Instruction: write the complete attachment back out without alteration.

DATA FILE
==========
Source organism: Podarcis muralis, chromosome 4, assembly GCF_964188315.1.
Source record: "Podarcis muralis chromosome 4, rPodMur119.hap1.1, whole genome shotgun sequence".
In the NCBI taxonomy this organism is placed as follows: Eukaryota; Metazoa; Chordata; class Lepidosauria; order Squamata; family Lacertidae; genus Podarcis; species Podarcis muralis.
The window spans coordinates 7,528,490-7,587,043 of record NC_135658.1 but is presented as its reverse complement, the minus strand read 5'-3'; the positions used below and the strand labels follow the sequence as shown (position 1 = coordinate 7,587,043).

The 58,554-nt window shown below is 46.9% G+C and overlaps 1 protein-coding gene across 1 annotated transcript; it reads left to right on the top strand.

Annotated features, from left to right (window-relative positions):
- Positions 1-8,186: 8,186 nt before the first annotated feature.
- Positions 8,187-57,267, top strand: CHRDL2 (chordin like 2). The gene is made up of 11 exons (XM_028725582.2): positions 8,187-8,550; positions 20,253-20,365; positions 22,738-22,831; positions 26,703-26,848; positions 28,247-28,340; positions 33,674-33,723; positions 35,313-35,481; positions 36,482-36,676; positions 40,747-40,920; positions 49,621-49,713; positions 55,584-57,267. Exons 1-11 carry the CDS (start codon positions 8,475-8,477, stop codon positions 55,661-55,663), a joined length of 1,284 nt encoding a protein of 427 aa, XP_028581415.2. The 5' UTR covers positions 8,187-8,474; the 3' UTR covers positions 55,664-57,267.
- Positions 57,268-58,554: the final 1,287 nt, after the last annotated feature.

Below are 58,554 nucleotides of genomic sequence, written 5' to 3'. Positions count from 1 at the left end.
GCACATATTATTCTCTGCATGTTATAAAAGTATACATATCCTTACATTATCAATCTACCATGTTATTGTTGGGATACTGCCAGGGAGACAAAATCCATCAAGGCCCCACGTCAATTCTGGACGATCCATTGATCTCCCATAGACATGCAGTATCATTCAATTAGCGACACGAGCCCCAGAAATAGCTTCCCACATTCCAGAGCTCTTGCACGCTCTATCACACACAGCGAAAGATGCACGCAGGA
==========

Source organism: Podarcis muralis, chromosome 4, assembly GCF_964188315.1.
Source record: "Podarcis muralis chromosome 4, rPodMur119.hap1.1, whole genome shotgun sequence".
In the NCBI taxonomy this organism is placed as follows: Eukaryota; Metazoa; Chordata; class Lepidosauria; order Squamata; family Lacertidae; genus Podarcis; species Podarcis muralis.
The window spans coordinates 7,528,490-7,587,043 of record NC_135658.1 but is presented as its reverse complement, the minus strand read 5'-3'; the positions used below and the strand labels follow the sequence as shown (position 1 = coordinate 7,587,043).

The 58,554-nt window shown below is 46.9% G+C and overlaps 1 protein-coding gene across 1 annotated transcript; it reads left to right on the top strand.

Annotated features, from left to right (window-relative positions):
- Positions 1-8,186: 8,186 nt before the first annotated feature.
- Positions 8,187-57,267, top strand: CHRDL2 (chordin like 2). The gene is made up of 11 exons (XM_028725582.2): positions 8,187-8,550; positions 20,253-20,365; positions 22,738-22,831; positions 26,703-26,848; positions 28,247-28,340; positions 33,674-33,723; positions 35,313-35,481; positions 36,482-36,676; positions 40,747-40,920; positions 49,621-49,713; positions 55,584-57,267. Exons 1-11 carry the CDS (start codon positions 8,475-8,477, stop codon positions 55,661-55,663), a joined length of 1,284 nt encoding a protein of 427 aa, XP_028581415.2. The 5' UTR covers positions 8,187-8,474; the 3' UTR covers positions 55,664-57,267.
- Positions 57,268-58,554: the final 1,287 nt, after the last annotated feature.

Below are 58,554 nucleotides of genomic sequence, written 5' to 3'. Positions count from 1 at the left end.
GCACATATTATTCTCTGCATGTTATAAAAGTATACATATCCTTACATTATCAATCTACCATGTTATTGTTGGGATACTGCCAGGGAGACAAAATCCATCAAGGCCCCACGTCAATTCTGGACGATCCATTGATCTCCCATAGACATGCAGTATCATTCAATTAGCGACACGAGCCCCAGAAATAGCTTCCCACATTCCAGAGCTCTTGCACGCTCTATCACACACAGCGAAAGATGCACGCAGGA